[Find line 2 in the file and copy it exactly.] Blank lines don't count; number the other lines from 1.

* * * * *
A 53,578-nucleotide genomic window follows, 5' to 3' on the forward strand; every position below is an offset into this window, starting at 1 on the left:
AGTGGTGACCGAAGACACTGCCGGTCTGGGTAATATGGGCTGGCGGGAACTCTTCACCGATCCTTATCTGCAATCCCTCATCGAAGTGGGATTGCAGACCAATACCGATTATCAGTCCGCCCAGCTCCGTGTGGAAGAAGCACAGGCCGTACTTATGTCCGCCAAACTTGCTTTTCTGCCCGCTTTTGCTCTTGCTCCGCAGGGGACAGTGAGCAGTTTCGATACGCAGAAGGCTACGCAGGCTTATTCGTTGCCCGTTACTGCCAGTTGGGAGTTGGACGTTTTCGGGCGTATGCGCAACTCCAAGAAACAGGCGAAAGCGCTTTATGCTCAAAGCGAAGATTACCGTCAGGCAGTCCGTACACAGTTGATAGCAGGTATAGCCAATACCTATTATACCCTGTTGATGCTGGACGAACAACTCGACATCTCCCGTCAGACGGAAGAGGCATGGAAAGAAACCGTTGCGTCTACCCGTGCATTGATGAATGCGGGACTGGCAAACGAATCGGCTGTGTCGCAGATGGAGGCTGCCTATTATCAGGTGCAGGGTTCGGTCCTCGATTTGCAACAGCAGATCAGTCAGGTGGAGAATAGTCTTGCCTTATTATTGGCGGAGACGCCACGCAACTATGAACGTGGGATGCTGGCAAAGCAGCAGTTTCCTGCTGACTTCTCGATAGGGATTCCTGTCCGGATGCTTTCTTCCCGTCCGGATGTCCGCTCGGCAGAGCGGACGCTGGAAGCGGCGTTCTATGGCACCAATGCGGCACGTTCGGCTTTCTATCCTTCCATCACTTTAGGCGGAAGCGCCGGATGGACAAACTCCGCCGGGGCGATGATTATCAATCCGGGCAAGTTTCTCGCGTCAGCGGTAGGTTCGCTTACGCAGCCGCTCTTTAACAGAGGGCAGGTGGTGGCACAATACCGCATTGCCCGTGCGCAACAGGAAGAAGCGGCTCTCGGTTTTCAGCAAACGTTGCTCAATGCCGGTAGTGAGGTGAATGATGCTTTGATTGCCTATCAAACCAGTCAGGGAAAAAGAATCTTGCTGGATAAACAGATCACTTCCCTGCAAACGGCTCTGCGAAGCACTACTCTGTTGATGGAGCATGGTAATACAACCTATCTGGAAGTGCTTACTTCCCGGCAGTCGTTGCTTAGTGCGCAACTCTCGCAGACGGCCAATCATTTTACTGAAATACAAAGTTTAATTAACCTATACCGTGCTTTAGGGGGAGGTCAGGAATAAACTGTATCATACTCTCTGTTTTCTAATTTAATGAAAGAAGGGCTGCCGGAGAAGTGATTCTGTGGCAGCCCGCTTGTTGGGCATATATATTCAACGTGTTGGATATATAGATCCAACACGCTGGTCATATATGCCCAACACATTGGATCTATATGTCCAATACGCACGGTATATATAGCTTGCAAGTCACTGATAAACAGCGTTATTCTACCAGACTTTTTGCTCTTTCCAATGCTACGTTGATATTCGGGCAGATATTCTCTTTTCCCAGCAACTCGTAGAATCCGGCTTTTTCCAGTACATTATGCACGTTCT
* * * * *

AGTGGTGACCGAAGACACTGCCGGTCTGGGTAATATGGGCTGGCGGGAACTCTTCACCGATCCTTATCTGCAATCCCTCATCGAAGTGGGATTGCAGACCAATACCGATTATCAGTCCGCCCAGCTCCGTGTGGAAGAAGCACAGGCCGTACTTATGTCCGCCAAACTTGCTTTTCTGCCCGCTTTTGCTCTTGCTCCGCAGGGGACAGTGAGCAGTTTCGATACGCAGAAGGCTACGCAGGCTTATTCGTTGCCCGTTACTGCCAGTTGGGAGTTGGACGTTTTCGGGCGTATGCGCAACTCCAAGAAACAGGCGAAAGCGCTTTATGCTCAAAGCGAAGATTACCGTCAGGCAGTCCGTACACAGTTGATAGCAGGTATAGCCAATACCTATTATACCCTGTTGATGCTGGACGAACAACTCGACATCTCCCGTCAGACGGAAGAGGCATGGAAAGAAACCGTTGCGTCTACCCGTGCATTGATGAATGCGGGACTGGCAAACGAATCGGCTGTGTCGCAGATGGAGGCTGCCTATTATCAGGTGCAGGGTTCGGTCCTCGATTTGCAACAGCAGATCAGTCAGGTGGAGAATAGTCTTGCCTTATTATTGGCGGAGACGCCACGCAACTATGAACGTGGGATGCTGGCAAAGCAGCAGTTTCCTGCTGACTTCTCGATAGGGATTCCTGTCCGGATGCTTTCTTCCCGTCCGGATGTCCGCTCGGCAGAGCGGACGCTGGAAGCGGCGTTCTATGGCACCAATGCGGCACGTTCGGCTTTCTATCCTTCCATCACTTTAGGCGGAAGCGCCGGATGGACAAACTCCGCCGGGGCGATGATTATCAATCCGGGCAAGTTTCTCGCGTCAGCGGTAGGTTCGCTTACGCAGCCGCTCTTTAACAGAGGGCAGGTGGTGGCACAATACCGCATTGCCCGTGCGCAACAGGAAGAAGCGGCTCTCGGTTTTCAGCAAACGTTGCTCAATGCCGGTAGTGAGGTGAATGATGCTTTGATTGCCTATCAAACCAGTCAGGGAAAAAGAATCTTGCTGGATAAACAGATCACTTCCCTGCAAACGGCTCTGCGAAGCACTACTCTGTTGATGGAGCATGGTAATACAACCTATCTGGAAGTGCTTACTTCCCGGCAGTCGTTGCTTAGTGCGCAACTCTCGCAGACGGCCAATCATTTTACTGAAATACAAAGTTTAATTAACCTATACCGTGCTTTAGGGGGAGGTCAGGAATAAACTGTATCATACTCTCTGTTTTCTAATTTAATGAAAGAAGGGCTGCCGGAGAAGTGATTCTGTGGCAGCCCGCTTGTTGGGCATATATATTCAACGTGTTGGATATATAGATCCAACACGCTGGTCATATATGCCCAACACATTGGATCTATATGTCCAATACGCACGGTATATATAGCTTGCAAGTCACTGATAAACAGCGTTATTCTACCAGACTTTTTGCTCTTTCCAATGCTACGTTGATATTCGGGCAGATATTCTCTTTTCCCAGCAACTCGTAGAATCCGGCTTTTTCCAGTACATTATGCACGTTCT